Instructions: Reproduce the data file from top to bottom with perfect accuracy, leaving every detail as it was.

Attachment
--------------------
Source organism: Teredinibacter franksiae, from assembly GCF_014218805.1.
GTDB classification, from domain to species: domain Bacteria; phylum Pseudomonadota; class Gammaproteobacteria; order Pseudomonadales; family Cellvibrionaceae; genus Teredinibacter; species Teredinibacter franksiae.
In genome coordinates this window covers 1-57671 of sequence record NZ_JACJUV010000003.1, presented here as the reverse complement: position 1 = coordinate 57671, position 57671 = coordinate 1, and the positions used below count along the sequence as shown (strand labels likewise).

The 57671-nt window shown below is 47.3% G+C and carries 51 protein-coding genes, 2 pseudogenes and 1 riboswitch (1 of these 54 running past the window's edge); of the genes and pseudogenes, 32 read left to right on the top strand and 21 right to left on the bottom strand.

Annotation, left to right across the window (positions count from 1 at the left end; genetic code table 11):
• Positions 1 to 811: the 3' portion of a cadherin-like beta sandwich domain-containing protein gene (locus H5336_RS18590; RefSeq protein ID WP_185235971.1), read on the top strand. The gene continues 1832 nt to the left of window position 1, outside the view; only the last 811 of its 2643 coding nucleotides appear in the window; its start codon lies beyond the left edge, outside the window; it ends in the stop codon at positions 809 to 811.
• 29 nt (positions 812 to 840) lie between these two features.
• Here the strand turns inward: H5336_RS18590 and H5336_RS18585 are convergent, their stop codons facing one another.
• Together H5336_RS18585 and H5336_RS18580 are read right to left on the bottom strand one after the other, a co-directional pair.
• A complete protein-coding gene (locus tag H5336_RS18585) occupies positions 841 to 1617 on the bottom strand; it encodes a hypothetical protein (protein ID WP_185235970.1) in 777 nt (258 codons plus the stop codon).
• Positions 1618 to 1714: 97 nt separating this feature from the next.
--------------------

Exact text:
Source organism: Teredinibacter franksiae, from assembly GCF_014218805.1.
GTDB classification, from domain to species: domain Bacteria; phylum Pseudomonadota; class Gammaproteobacteria; order Pseudomonadales; family Cellvibrionaceae; genus Teredinibacter; species Teredinibacter franksiae.
In genome coordinates this window covers 1-57671 of sequence record NZ_JACJUV010000003.1, presented here as the reverse complement: position 1 = coordinate 57671, position 57671 = coordinate 1, and the positions used below count along the sequence as shown (strand labels likewise).

The 57671-nt window shown below is 47.3% G+C and carries 51 protein-coding genes, 2 pseudogenes and 1 riboswitch (1 of these 54 running past the window's edge); of the genes and pseudogenes, 32 read left to right on the top strand and 21 right to left on the bottom strand.

Annotation, left to right across the window (positions count from 1 at the left end; genetic code table 11):
• Positions 1 to 811: the 3' portion of a cadherin-like beta sandwich domain-containing protein gene (locus H5336_RS18590; RefSeq protein ID WP_185235971.1), read on the top strand. The gene continues 1832 nt to the left of window position 1, outside the view; only the last 811 of its 2643 coding nucleotides appear in the window; its start codon lies beyond the left edge, outside the window; it ends in the stop codon at positions 809 to 811.
• 29 nt (positions 812 to 840) lie between these two features.
• Here the strand turns inward: H5336_RS18590 and H5336_RS18585 are convergent, their stop codons facing one another.
• Together H5336_RS18585 and H5336_RS18580 are read right to left on the bottom strand one after the other, a co-directional pair.
• A complete protein-coding gene (locus tag H5336_RS18585) occupies positions 841 to 1617 on the bottom strand; it encodes a hypothetical protein (protein ID WP_185235970.1) in 777 nt (258 codons plus the stop codon).
• Positions 1618 to 1714: 97 nt separating this feature from the next.